One strategy that Brace set up was to allow citizens who would like to "adopt" children in order to get them out of the city and into the country environment. In fact, according to O'Connor, over a 75-year period 105,000 homeless children were taken on "Orphan Trains" to homes in the rural areas of the country.
The values, beliefs, and methods by Brace are linked to social practices today because it is the moral duty of social workers to prevent abuse to children. City streets are not homes to thousands of…
Children's Aid Society. (2006). History / About Our Founder. Retrieved February 20, 2012, from http://www.childrensaidsociety.org/about /history.
Children's Aid Society. (2006). The Orphan Trains. Retrieved February 20, 2012, from
local city state agencies select a target population. Examples target populations poor, unemployed, children, elderly, people disabilities, persons mental illness, substance abusers, criminals, homeless, persons living HIV / AIDS.
eview the list of local city and state agencies and select a target population. Examples of target populations are the poor, unemployed, children, elderly, people with disabilities, persons with mental illness, substance abusers, criminals, homeless, and persons living with HIV / AIDS. Once you have selected a group, research a current issue or problem affecting this target population.
Identify the current and unmet needs of your chosen target population, and describe the possible obstacles that are preventing resolution of the problems. What human service programs addressing the problem currently exist, and how are they helping or hindering the problem?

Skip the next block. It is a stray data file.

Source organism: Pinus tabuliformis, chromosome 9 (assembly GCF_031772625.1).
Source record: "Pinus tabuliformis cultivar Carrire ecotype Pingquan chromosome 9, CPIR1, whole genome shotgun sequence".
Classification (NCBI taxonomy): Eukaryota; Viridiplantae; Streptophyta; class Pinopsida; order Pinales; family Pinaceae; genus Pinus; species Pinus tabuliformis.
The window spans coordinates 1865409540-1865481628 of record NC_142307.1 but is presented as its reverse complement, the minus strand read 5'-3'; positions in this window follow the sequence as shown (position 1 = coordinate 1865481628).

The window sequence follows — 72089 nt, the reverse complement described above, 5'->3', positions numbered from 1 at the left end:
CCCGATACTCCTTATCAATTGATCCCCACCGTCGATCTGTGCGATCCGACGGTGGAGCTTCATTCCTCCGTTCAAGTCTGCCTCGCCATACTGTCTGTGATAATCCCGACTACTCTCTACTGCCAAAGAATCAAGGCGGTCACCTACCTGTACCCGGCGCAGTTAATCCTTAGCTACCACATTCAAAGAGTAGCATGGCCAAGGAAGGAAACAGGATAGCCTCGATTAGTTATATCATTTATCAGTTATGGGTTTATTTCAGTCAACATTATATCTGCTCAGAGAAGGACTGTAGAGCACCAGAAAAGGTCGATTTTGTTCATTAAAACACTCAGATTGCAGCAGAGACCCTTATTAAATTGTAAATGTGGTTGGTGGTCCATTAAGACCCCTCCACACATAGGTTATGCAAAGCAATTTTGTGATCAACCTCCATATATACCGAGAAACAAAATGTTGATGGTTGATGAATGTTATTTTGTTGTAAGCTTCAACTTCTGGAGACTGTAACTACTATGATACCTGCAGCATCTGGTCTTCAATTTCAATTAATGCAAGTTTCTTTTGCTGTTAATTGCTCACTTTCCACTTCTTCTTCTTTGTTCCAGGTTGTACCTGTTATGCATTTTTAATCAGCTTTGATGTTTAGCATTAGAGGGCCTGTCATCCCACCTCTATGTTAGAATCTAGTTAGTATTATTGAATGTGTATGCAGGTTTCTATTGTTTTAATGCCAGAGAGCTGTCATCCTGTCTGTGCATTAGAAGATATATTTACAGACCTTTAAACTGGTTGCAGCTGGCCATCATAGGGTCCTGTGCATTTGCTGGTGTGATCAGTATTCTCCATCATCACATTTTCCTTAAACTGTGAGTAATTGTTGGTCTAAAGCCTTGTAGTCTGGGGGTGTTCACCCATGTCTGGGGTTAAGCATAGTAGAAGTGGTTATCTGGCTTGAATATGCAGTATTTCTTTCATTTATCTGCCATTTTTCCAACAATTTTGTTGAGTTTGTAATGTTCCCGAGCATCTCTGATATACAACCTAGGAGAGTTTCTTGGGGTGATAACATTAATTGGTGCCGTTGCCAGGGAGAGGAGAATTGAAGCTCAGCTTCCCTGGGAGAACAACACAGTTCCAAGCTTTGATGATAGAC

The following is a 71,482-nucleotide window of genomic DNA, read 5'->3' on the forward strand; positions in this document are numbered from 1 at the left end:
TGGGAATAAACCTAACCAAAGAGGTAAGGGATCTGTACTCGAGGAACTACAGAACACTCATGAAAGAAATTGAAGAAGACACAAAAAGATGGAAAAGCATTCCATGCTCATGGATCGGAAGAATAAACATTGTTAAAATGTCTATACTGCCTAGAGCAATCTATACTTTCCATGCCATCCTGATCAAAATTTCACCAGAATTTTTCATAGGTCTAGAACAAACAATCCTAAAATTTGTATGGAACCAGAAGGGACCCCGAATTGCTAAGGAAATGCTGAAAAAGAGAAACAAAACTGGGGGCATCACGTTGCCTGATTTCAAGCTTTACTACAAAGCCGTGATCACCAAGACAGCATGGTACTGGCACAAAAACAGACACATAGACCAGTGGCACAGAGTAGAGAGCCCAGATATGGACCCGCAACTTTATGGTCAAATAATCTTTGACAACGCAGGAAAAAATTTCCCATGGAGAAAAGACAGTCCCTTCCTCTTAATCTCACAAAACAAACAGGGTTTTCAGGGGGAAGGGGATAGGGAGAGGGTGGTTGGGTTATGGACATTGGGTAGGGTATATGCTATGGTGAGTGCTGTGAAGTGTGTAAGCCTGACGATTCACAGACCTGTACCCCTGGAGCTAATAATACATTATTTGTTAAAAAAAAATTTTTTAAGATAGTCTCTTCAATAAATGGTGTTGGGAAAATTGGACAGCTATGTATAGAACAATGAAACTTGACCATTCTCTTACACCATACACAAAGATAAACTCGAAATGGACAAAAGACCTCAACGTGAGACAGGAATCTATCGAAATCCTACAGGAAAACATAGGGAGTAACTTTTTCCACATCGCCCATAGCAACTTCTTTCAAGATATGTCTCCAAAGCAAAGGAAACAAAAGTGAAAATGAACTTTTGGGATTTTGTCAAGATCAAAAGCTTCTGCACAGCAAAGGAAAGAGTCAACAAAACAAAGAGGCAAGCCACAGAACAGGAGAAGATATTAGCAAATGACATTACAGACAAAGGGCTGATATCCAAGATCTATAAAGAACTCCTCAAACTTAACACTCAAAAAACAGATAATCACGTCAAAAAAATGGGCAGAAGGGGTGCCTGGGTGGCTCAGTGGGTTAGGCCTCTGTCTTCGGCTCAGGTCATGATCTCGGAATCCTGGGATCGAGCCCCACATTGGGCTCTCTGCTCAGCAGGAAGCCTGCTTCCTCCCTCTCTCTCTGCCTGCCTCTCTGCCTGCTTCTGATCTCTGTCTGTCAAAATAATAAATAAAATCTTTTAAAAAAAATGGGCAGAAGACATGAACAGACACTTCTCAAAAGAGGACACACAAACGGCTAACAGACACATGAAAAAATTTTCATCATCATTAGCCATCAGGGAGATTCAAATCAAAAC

Write a 700- to 1,050-word paper in APA format, with references, summarizing your findings. Use Appendixes C & G. And have…
Au, N.; (2012) The health care cost implications of overweight and obesity during childhood, Health Services Research, Vol. 47, Issue 2, pp. 655 -- 676
CDC; (2011) Childhood overweight and obesity, accessed on April 13, 2012 at: http://www.cdc.gov/obesity/childhood/index.html ,
Ness, A.R.; Leary, S.D.; Mattocks, C.; Blair, S.N.; Riley, J.J.; (2007) Objectively measured physical activity and fat mass in a large cohort of children, PloS Medicine, Vol. 4, Issue 3, pp. 476 -- 484
The guidelines for professional integrity are focusing on creating moral standards for everyone to follow. This is achieved through offering leadership in the areas of: duties, responsibilities, communication, interacting with stakeholders and building strong bonds. A philosophy of integrity can be created by combining these different concepts together. It is as follows, "All educators must have the flexibility to understand how various events will impact students. This requires identifying problems early and addressing them. At the same time, they must provide direction, become a mentor and follow a clear set of ethical standards. This is achieved through integrity, having strong set of principles and consistently practicing them." If these ideas are embraced, educators will be more effective in communicating and interacting with stakeholders. This will help them to reach out to students and teach them the skills they need in the future. ("NAEYC Ethical Code of Conduct and Statement…
3. The article that was written by Patrick (2013) is showing how homelessness will have an impact on children. In most cases, it hardens them and forces each person to grow up faster than they should. This is problematic, as it can go from one generation to the next. (Patrick, 2013)
This is not a scholarly source. It was written in a local newspaper and often quotes from secondary information. Evidence of this can be seen with the author saying, "Some kids just age out of foster care at 18 without resources, perhaps before high school graduation, ending up homeless. About 25% of homeless are children; another quarter is over 50. Twelve percent are veterans; 30% have a physical or mental disability; 18% are victims of domestic violence. One in 25 children does not know when their next meal will be." This is illustrating how many of these conclusions are based upon emotions vs. actual studies that were conducted. (Patrick, 2013)